* Tony Wenson from the Film Office addressed the rumors of studios being built in Michigan. He basically repeated what he said last year. Anything you hear now, even in the press, is just a rumor. However, there are "serious parties" interested right now. There are several factors that go into building a studio, but he optimistically hopes to have something concrete to report in two to three months. He stated that Michigan is very serious about getting them built as it will lead to year round employment.

* Gran Torino: Everyone is praying it gets several Academy nominations/awards so Michigan can toot its horn. Janet Lockwood said they only thing she didn't like about the movie is that it showed the blight of Detroit and asked if there was any way to put a positive spin on that. (I mentally kicked her in the knee at that point.)

The second meeting was held that evening by the Michigan Production Alliance (http://www.mpami.org/). The MPA "strives to promote and enhance the community of Michigan media professionals, both union and non-union, by providing resources such as crew and equipment contacts, seminars, workshops and various other industry related support" (quoted from their website). They backed this statement up that night with a very informative seminar on Location Scouting/Managing. They brought in three very experienced Location Mangers from both Commercial and Feature Film Work to discuss everything required for the position. I learned there is a great deal more than just finding a location with the right look. You need to know what it looks like at all hours of the day, what it looks like from reverse, what day the garbage man picks up, what is the air traffic like, etc. They definitely were able to demonstrate the extrodinary work that goes into locating and managing locations for any project.

The MPA has several more training seminars coming up, starting with a PA Boot Camp at Madonna University in early February. I will be the first to tell you working as a PA requires the skills of a doorknob, but I am still considering attending. There is always something you can learn and more importantly as I mentioned earlier, these are phenomonal networking opportunities. I am not saying you need to join the MPA, but definitely tag their website and keep an eye on what they have coming up.

I'll end with a belated Happy New Year to the group! Let's rock and roll in 2009 :)

Steve
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tasty elliot

Automotively Challenged

There are a few problems with my car. The leather is ripped on the passenger seat. The steering wheel is out of alignment. The driver's side tire seems to have a slow leak. Aside from that though, it's a solid vehicle. A solid, massive, heavy paperweight. It can take you from Point A to Point A. 0 to 0 in 60 seconds. Farfignogo. Jeep Cherokant. It's a dead car.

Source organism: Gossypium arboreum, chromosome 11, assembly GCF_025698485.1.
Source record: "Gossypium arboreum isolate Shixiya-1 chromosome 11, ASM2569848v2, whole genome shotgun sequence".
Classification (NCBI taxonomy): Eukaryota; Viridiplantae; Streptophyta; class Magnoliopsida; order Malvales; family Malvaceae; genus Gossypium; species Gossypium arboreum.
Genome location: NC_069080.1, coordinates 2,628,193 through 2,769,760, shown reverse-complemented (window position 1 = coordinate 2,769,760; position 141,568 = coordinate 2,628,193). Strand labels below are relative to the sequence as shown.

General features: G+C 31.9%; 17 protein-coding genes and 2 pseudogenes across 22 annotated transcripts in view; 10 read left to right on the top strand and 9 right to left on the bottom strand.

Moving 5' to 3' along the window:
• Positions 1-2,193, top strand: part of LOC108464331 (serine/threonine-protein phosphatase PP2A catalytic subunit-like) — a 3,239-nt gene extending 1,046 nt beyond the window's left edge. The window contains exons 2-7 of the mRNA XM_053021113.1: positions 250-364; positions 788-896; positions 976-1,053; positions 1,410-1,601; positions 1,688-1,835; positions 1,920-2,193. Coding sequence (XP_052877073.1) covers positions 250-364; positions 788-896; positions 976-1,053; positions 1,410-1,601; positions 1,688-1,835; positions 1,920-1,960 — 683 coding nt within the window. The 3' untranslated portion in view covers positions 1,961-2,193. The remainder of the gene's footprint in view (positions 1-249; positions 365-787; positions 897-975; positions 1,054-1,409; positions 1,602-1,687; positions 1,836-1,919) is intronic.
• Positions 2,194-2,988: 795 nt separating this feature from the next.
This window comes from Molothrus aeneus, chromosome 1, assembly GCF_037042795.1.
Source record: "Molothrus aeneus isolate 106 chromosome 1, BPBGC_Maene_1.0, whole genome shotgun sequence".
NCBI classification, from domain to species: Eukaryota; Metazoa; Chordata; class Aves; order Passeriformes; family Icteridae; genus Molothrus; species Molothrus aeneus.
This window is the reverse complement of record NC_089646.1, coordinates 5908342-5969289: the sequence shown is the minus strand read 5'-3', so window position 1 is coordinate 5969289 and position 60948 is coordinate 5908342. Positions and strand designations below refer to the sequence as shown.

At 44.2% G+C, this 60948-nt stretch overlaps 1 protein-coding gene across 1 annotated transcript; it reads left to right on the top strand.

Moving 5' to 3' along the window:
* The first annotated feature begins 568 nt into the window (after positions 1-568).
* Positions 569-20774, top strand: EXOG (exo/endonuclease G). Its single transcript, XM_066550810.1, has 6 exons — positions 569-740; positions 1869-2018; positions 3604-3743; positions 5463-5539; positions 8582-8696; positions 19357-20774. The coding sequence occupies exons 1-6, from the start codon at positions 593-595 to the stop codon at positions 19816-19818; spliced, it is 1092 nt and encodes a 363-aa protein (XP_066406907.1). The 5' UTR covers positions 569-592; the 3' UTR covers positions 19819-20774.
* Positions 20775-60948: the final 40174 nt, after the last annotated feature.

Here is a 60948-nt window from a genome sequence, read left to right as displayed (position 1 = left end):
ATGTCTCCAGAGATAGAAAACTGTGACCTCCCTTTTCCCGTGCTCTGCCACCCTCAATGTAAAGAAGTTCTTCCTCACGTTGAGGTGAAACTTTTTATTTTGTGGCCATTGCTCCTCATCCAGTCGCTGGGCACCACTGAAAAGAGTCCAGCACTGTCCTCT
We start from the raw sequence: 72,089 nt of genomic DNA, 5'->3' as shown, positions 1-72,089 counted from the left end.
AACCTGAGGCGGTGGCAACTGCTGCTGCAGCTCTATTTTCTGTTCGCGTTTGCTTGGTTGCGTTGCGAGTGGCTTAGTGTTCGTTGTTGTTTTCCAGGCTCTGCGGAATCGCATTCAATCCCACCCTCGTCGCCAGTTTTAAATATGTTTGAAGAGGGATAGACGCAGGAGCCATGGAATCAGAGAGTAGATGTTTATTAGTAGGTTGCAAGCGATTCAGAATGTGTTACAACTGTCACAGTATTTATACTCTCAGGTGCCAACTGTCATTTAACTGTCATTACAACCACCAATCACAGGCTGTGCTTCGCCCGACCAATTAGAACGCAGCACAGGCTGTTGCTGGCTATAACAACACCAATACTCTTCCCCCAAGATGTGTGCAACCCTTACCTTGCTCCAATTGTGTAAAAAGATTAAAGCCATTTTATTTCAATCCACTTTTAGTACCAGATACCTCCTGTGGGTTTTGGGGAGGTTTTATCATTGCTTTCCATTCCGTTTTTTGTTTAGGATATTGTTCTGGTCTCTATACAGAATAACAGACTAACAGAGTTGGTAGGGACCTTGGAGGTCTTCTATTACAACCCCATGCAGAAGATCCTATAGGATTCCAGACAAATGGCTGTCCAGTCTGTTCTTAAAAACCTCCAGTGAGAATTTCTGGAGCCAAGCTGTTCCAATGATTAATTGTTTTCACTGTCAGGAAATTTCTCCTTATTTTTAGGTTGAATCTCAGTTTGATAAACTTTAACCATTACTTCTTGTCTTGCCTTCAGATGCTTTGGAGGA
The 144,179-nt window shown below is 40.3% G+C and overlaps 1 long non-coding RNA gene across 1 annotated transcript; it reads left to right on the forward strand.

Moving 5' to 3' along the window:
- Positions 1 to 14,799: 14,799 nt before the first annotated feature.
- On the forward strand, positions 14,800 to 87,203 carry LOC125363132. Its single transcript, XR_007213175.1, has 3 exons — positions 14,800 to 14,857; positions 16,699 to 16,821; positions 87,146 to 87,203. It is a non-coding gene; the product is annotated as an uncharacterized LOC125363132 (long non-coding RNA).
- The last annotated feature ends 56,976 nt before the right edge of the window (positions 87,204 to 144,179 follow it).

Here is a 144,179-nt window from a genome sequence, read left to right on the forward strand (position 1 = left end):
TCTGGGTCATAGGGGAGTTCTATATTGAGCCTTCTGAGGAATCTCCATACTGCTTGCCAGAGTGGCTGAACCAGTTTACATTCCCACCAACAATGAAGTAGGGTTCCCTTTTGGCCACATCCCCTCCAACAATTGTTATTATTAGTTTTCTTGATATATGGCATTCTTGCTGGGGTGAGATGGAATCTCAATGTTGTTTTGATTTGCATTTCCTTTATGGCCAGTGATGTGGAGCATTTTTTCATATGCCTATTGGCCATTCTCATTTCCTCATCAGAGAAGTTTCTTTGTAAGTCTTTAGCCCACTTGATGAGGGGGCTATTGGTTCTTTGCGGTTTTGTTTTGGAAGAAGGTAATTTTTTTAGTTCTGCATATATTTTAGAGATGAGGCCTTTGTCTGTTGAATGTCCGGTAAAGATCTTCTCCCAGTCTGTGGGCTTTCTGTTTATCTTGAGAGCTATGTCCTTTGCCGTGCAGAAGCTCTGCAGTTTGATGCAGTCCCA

I spent all of Thursday in Detroit, networking with the film community and other Southfield business owners. I forced myself to talk to strangers and tackled scary Detroit rush hour traffic without a map. It was all way out of my comfort zone but a complete rush. I was finally out in the world, taking a real step towards starting a new life. My Jeep however decided that it had seen enough of this world.

On my way home, Ryan called informing me we were going to Shamrock's in Flint. I was wiped out but still high on the day's accomplishments, so I agreed. I dropped my car off at the Taco Bell in Montrose and he picked me up. Two bars and several dollars later we returned and started the journey home.

Ryan said he would follow me, but after thirty seconds of doing the speed limit he changed his mind. He passed me and called my cell intent on telling me to follow and assure me that he would do all the talking if we were pulled over. That's when it happened.

There was knocking sound from the engine. Then a flash of flames followed by a plume of smoke from under the hood. I should have been panicked or shocked, but all I felt was resigned. The Jeep had endured the endless commute to Midland and five summers of DJ trailer hauling. I knew this day was coming.

I eased over to the side of the road and reported to Ryan what had happened. He said to sit tight as he just had to get some water in Birch Run and then he would be back to get me. "YOU COME GET ME NOW!!" I replied calmly.

Ryan was kind enough to scrap plans for water and found the closest turn around. He asked how much I had to drink. You mean aside from the four Crown and Sevens and third of a bottle of Moet? Not much really. He then asked if my hazard lights were on. It hit me then what a potentially bad situation I was in. I turned the hazards off immediately.

Ryan told me to get in the passenger seat which I did. If a cop found me before Ryan, my completely sober girlfriend walked up the road to get help. I decided to reopen a dialogue with Baby Jesus, praying for Ryan to get there first. BJ came through as Ryan finally made it back. He had to drive almost back to Flint to loop around, but still took less than 15 minutes. I've never appreciated his leadfoot more.